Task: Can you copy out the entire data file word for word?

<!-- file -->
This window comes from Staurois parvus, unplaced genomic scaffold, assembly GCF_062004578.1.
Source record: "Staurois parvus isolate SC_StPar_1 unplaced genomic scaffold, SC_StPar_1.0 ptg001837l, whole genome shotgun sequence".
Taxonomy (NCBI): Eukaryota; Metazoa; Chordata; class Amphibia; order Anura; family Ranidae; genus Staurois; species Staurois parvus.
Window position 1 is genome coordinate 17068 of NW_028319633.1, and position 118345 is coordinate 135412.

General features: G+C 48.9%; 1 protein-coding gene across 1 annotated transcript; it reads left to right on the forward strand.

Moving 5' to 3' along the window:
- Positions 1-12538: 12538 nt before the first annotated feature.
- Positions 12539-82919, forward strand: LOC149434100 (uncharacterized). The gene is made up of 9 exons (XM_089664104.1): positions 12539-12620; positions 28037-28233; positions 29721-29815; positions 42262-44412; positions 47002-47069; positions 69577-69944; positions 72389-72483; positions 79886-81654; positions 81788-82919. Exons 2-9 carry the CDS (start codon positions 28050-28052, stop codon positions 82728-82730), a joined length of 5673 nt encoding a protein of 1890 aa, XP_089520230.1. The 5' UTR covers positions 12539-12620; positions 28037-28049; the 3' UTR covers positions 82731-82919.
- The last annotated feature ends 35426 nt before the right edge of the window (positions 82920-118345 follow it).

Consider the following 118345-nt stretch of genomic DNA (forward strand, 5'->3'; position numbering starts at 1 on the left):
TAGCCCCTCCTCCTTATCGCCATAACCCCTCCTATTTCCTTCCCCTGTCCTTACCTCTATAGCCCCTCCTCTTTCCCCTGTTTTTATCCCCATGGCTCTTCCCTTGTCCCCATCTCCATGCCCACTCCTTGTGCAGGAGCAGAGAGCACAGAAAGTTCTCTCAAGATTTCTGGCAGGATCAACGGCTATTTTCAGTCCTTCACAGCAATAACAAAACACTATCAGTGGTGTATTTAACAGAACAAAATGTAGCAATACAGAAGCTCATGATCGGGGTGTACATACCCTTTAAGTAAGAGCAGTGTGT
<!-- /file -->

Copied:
This window comes from Staurois parvus, unplaced genomic scaffold, assembly GCF_062004578.1.
Source record: "Staurois parvus isolate SC_StPar_1 unplaced genomic scaffold, SC_StPar_1.0 ptg001837l, whole genome shotgun sequence".
Taxonomy (NCBI): Eukaryota; Metazoa; Chordata; class Amphibia; order Anura; family Ranidae; genus Staurois; species Staurois parvus.
Window position 1 is genome coordinate 17068 of NW_028319633.1, and position 118345 is coordinate 135412.

General features: G+C 48.9%; 1 protein-coding gene across 1 annotated transcript; it reads left to right on the forward strand.

Moving 5' to 3' along the window:
- Positions 1-12538: 12538 nt before the first annotated feature.
- Positions 12539-82919, forward strand: LOC149434100 (uncharacterized). The gene is made up of 9 exons (XM_089664104.1): positions 12539-12620; positions 28037-28233; positions 29721-29815; positions 42262-44412; positions 47002-47069; positions 69577-69944; positions 72389-72483; positions 79886-81654; positions 81788-82919. Exons 2-9 carry the CDS (start codon positions 28050-28052, stop codon positions 82728-82730), a joined length of 5673 nt encoding a protein of 1890 aa, XP_089520230.1. The 5' UTR covers positions 12539-12620; positions 28037-28049; the 3' UTR covers positions 82731-82919.
- The last annotated feature ends 35426 nt before the right edge of the window (positions 82920-118345 follow it).

Consider the following 118345-nt stretch of genomic DNA (forward strand, 5'->3'; position numbering starts at 1 on the left):
TAGCCCCTCCTCCTTATCGCCATAACCCCTCCTATTTCCTTCCCCTGTCCTTACCTCTATAGCCCCTCCTCTTTCCCCTGTTTTTATCCCCATGGCTCTTCCCTTGTCCCCATCTCCATGCCCACTCCTTGTGCAGGAGCAGAGAGCACAGAAAGTTCTCTCAAGATTTCTGGCAGGATCAACGGCTATTTTCAGTCCTTCACAGCAATAACAAAACACTATCAGTGGTGTATTTAACAGAACAAAATGTAGCAATACAGAAGCTCATGATCGGGGTGTACATACCCTTTAAGTAAGAGCAGTGTGT